The night before V. and I ourselves “set sail for Singapore”, we arrived in Johor Bahru, Malaysia, just a hop away from the swanky city-state. A heavy evening rain locked us in our hotel room near the train station, and we wound up fighting over something I’m sure neither of us can remember. (Well, I can’t remember, anyway; I dare not taunt her to try, lest she remember for good.) But eventually the rain stopped and we decided to escape ourselves and see the city. We passed through a lovely night market where she cheered herself up with some cheap earrings and I stocked up on dried fruit, and we eventually reached the southern harbour, which offers an uninhibited panorama of Singapore all lit up. It was gorgeous; we paused and took pictures for a while before deciding to sleepily lumber back to our hotel. All the while, Tom Waits’ raspy croon rang through my head: “We sail tonight for Singapore/ We’re all as mad as hatters here…”
“Anywhere I Lay My Head” is, meanwhile, just a song that just oozes with the tragic loneliness of life on the road, especially the lowered standards that accompany it. I will literally sleep anywhere when I’m traveling, and am sometimes convinced V. is the only thing keeping me from appearing homeless. The way the last few lyrics bleed into that triumphantly dizzy horn finale are too perfect, and it all ends much too quickly.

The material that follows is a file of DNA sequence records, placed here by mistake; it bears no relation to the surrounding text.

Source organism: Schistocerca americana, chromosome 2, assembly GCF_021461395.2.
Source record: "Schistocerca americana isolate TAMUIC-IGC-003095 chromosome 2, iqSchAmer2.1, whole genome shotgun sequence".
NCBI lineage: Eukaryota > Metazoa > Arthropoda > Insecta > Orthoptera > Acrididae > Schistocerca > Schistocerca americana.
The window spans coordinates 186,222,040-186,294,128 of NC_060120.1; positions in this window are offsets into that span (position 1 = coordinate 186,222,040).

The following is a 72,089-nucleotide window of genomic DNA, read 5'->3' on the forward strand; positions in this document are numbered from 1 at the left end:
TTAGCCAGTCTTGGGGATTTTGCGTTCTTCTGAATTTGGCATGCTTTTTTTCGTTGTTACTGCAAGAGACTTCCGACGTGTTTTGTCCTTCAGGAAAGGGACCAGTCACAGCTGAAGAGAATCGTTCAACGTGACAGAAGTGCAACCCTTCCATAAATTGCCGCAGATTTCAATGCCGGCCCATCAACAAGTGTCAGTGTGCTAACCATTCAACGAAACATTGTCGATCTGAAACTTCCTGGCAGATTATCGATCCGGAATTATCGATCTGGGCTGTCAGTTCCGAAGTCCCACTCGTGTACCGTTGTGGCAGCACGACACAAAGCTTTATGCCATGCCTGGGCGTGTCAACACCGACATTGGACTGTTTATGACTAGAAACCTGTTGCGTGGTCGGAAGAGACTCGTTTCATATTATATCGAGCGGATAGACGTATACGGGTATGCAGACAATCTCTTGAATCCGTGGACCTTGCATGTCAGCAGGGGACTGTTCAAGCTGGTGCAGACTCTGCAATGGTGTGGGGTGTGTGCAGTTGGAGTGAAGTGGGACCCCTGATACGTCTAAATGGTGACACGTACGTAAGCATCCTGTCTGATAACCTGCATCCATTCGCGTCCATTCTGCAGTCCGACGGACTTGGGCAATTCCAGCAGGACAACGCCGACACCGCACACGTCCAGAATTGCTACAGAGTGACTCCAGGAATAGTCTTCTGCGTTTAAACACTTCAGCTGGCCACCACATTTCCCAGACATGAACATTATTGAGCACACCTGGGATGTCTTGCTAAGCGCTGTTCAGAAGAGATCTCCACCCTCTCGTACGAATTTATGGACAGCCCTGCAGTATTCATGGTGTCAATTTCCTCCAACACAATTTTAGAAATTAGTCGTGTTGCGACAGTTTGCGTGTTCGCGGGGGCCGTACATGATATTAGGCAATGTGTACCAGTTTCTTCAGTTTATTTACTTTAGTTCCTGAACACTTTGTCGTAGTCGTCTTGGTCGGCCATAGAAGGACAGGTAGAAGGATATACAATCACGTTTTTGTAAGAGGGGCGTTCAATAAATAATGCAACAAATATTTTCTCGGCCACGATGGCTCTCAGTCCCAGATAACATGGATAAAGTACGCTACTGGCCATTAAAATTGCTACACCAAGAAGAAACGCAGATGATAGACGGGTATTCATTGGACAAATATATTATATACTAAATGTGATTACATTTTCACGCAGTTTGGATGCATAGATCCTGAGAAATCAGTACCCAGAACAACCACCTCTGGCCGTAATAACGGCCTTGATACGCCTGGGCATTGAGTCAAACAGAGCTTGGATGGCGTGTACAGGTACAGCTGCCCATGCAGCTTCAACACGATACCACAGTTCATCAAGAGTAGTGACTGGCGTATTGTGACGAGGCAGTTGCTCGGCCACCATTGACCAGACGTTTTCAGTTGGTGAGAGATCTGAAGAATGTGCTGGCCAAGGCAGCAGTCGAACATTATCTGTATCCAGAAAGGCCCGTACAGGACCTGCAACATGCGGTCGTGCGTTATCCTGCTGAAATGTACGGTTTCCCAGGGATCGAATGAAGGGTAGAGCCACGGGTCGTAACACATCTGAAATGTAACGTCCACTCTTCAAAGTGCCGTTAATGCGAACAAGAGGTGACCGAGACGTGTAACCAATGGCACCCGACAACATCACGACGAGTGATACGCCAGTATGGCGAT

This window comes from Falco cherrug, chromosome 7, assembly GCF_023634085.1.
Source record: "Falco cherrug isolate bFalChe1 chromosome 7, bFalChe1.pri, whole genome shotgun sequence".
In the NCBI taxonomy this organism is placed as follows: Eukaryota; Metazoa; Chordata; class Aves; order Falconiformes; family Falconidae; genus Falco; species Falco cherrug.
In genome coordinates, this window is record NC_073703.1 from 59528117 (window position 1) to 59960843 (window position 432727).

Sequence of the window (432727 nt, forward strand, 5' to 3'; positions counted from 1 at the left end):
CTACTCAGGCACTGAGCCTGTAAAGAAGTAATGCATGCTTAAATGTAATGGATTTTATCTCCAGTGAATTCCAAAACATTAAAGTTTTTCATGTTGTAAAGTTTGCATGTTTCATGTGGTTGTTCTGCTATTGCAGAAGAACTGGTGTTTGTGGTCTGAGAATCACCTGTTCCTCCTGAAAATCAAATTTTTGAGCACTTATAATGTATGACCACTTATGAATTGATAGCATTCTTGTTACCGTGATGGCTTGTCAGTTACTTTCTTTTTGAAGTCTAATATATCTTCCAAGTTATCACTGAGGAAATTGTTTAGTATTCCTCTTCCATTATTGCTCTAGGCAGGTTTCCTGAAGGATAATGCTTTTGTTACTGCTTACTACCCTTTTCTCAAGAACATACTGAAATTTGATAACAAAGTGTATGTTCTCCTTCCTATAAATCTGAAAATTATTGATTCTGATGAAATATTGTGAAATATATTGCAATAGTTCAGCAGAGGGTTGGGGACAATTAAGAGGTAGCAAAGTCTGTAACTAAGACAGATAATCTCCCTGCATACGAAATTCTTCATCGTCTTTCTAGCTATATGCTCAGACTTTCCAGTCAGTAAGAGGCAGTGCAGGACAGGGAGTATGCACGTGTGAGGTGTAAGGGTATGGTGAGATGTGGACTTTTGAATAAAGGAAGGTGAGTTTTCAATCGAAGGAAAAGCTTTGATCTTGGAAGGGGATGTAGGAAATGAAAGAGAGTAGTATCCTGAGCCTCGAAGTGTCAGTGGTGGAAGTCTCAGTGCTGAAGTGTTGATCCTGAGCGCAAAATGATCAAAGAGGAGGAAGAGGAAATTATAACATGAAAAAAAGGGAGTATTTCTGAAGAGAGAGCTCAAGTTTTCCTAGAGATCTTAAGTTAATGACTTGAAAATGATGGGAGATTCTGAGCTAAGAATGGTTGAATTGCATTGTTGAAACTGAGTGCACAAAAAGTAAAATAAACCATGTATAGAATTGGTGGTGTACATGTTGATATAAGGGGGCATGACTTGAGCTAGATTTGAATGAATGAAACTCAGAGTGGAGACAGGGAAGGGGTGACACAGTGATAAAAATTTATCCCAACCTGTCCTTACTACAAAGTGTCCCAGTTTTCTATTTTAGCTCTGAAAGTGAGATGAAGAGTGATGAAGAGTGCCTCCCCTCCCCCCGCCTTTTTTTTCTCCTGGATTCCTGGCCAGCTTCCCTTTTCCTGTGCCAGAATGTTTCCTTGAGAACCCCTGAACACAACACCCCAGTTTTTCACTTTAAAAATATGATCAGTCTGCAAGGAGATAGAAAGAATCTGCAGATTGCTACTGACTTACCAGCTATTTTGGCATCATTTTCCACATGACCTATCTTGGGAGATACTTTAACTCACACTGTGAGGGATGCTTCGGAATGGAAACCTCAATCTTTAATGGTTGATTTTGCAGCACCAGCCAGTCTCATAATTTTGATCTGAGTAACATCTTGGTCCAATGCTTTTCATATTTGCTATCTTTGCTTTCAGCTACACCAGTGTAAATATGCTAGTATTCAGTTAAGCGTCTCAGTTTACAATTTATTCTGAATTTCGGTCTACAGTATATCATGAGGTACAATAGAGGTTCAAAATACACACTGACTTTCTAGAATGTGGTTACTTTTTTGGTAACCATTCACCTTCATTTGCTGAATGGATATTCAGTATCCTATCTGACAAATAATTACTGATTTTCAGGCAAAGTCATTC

#4. Gogol Bordello – Wonderlust King
Even without its bizarrely inspirational music video, “Wonderlust King” accomplishes two things: First, it makes you want to move around your bedroom; second, it makes you want to move the world. How can you be a man if you’ve not traveled the Seven Seas? (“Yeah, Seven Seas–at least!“) It’s a near-impossible adventure travelogue, which makes for pleasant emotional removal when all you want to do is join in the global mosh pit before the miscellaneously post-Soviet-sounding Gogol Bordello: “Chinese moving in building discoteques/ Homemade sex toys and whatnot/ Yeah, and why not?/ Well at least it’s something different/ From what they got in every other airport.”
#3. Iggy Pop – “The Passenger”
To be honest, a lot of Lust For Life qualifies for this list (“Lust For Life” is a terrific travel song; “Sweet Sixteen” is, well, not), but “The Passenger” ranks foremost for me because it emphasizes wandering aimlessness in a not-totally-hopeful way. The concept of the “philosophical drifter” has been adopted by so many straight-out-of-college white kids, myself included, that it’s easy to romanticize travel as just a thing you might do for a few months before grad school. “The Passenger” is very expressly not about that kind of travel. Iggy sounds genuinely hopeless, traveling not for kicks but out of some necessity to keep the party going elsewhere once it’s expired wherever you are. “We’ll ride through the city tonight/ See the city’s ripped insides/ We’ll see the bright and hollow sky.” I can’t necessarily relate to all of it, but I dig the hell out of it.
#2. Edward Sharp – Home
This song is just so goddamn singalong-able that it’s hard to resist. And that whistling bridge! And the way the girl chimes in! It’s very catchy, and really quite sad because of the silly nostalgic emotions it dredges up, as it was inevitably played during my first year in Korea, which meant equally inevitable singalongs over alcohol and bouts of homesickness and group hugs and the like. So, memories.
#1. Simon & Garfunkel – “Homeward Bound”
Have you heard these lyrics? I feel sappy just including it.